A small, unprepossessing man (dismissed by the essayist Washington Irving as "but a withered little apple-John"), Madison was nonetheless one of the most important early presidents.
Brought up in Orange County, Virginia, and educated at what would later become Princeton, he helped with the framing of the Virginia Constitution in 1776, served in the Continental Congress, and was a leader in the Virginia Assembly. Madison was a prominent contributor to the Constitutional Convention in Philadelphia in 1787, and was subsequently described as the "Father of the Constitution" – although he always insisted that that document was not "the off-spring of a single brain" but "the work of many heads and many hands".
In Congress, he helped frame the Bill of Rights and enact the first revenue legislation. As Secretary of State under Jefferson, he was a champion of the unpopular Embargo Act and was mocked for his ineffectual protests against seizures of US shipping by the warring French and British.
His first term as President was dominated by unsuccessful attempts to end British and French abuses of American shipping. (He also seized West Florida from Spain, so consolidating US control of the Gulf Coast.) His second term was dominated by the war that he was eventually persuaded to declare on Britain, in 1812. The war proved largely disastrous: America was militarily unprepared, and the British were able to inflict a series of defeats, culminating in the sack of Washington (and burning of the White House and the Capitol) in 1814; Madison was forced to flee. But the military tide began to turn in America's favour, notably at sea, and the restoration of the status quo at the Treaty of Ghent in 1815 allowed the war to be presented as a success. An upsurge of nationalism followed, and Federalists who had opposed the war were so thoroughly discredited that their party never recovered as a political force.
Meanwhile, the economic pain of the embargo on international trade had begun to stimulate the domestic economy. And while it would be hard to describe Madison as a popular president ("He seems to be incapable of smiling," said one observer), his presidency was widely seen as a success.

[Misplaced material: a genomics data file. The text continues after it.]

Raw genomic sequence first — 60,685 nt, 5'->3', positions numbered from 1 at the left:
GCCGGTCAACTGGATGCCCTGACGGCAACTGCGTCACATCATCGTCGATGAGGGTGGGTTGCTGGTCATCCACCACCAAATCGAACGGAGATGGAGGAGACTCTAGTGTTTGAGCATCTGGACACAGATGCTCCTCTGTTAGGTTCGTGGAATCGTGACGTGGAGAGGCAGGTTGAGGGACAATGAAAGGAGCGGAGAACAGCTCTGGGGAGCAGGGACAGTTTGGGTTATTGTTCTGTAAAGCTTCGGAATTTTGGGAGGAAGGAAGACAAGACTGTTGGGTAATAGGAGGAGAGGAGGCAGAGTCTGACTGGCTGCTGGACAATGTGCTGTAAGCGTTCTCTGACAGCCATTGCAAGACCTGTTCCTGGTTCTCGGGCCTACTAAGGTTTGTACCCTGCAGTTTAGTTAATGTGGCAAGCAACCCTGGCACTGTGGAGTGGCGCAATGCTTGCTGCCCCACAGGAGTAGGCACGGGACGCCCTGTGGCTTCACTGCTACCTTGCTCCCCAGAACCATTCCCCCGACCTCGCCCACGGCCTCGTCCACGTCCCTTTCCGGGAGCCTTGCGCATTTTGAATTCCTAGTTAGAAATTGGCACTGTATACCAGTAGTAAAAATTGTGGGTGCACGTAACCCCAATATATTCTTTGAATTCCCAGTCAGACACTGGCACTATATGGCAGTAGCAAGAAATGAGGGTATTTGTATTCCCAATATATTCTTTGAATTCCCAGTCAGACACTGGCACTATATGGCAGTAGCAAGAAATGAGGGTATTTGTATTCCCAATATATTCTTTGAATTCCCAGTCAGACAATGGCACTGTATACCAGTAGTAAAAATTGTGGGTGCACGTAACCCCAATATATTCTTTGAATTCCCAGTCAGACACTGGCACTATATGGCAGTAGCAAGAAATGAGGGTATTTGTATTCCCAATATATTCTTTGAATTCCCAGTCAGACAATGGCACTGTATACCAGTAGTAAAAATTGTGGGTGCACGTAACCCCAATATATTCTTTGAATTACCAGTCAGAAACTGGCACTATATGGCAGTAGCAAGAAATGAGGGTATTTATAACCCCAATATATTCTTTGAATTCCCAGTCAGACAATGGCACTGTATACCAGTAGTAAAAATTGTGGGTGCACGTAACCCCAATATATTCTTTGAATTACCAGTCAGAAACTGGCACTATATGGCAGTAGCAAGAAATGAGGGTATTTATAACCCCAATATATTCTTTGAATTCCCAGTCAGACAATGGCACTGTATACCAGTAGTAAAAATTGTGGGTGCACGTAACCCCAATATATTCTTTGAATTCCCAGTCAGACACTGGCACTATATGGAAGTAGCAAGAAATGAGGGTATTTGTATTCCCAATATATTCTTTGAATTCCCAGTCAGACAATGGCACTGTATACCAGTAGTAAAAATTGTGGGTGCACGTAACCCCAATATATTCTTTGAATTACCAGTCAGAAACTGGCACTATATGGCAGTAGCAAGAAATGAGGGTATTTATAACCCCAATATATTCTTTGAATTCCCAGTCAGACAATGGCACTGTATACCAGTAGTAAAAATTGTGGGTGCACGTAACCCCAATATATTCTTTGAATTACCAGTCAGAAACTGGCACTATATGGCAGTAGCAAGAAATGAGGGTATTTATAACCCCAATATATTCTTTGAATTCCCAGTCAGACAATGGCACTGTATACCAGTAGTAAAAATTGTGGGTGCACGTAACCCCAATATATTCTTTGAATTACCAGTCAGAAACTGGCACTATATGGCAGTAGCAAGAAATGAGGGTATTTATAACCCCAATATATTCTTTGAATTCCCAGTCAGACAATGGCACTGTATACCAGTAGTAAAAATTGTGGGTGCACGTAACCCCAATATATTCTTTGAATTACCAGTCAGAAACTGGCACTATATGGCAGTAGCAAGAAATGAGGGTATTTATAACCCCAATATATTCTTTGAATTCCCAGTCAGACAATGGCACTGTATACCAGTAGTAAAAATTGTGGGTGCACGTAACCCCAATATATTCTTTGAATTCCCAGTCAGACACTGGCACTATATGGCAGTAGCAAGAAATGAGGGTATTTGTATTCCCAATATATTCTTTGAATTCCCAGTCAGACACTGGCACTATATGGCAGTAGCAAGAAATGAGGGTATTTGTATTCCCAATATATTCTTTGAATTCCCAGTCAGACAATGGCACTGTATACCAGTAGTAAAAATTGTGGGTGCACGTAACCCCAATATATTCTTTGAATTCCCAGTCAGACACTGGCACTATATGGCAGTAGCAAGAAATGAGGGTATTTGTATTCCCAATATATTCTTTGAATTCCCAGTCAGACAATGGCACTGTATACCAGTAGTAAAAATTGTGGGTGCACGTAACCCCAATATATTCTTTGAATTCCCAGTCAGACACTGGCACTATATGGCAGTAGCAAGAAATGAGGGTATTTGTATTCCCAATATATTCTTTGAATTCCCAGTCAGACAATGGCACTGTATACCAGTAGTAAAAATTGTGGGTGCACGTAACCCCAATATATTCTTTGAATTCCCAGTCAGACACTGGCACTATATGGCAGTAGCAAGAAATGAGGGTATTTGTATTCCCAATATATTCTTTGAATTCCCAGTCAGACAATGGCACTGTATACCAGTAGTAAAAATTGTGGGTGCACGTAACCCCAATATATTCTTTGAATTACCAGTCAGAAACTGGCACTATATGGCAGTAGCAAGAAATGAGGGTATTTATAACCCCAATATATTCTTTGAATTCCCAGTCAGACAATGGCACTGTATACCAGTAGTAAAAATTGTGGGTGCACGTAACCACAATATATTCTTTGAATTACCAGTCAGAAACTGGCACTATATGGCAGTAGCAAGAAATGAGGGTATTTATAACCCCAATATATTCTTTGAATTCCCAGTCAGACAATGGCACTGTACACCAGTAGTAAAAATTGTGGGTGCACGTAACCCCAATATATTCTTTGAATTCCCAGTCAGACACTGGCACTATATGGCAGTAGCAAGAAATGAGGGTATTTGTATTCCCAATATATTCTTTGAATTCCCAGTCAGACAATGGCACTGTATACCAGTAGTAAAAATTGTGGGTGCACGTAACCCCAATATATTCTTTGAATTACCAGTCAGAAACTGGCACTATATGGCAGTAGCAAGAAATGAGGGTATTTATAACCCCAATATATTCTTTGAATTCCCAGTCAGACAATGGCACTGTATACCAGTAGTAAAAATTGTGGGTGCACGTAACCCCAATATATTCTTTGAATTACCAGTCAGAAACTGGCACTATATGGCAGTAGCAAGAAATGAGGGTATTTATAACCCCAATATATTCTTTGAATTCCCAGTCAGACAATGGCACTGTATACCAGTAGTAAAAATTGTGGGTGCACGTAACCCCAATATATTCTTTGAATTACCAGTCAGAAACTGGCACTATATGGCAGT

His lack of charm was, in any case, partly compensated for by the vivacity of his young and buxom wife, Dolley. Her "Wednesday drawing-rooms" were the toast of Washington. A flamboyant dresser – she often wore a feathered turban – she was also an extravagant home-maker. Congress gave her $26,000 to refurbish the White House; most of the work was undone by the British burning in 1814.
After his presidency, Madison retired with Dolley to Montpelier, his estate in Orange County, Virginia, where he lived for another 19 years, occasionally speaking out against the threat to the Union posed by disruptive insistence on the rights of individual states. He died in 1836; Dolley returned to Washington and once again became a prominent figure on the social circuit.
In his own words
"A people who mean to be their own governors must arm themselves with the power which knowledge gives."
"The advice nearest to my heart and deepest in my convictions is that the Union of the States be cherished and perpetuated."
In others' words
"I can say conscientiously that I do not know in the world a man of purer integrity, more dispassionate, distinterested and devoted to genuine Republicanism; nor could I in the whole scope of America and Europe point out an abler head." Thomas Jefferson
At 5ft 4in, Madison was the shortest US president to date. He was also the lightest, weighing just 7st 1lb
He suffered from a wide range of medical complaints, including dysentery, rheumatism and haemorrhoids
His nose was scarred from frostbite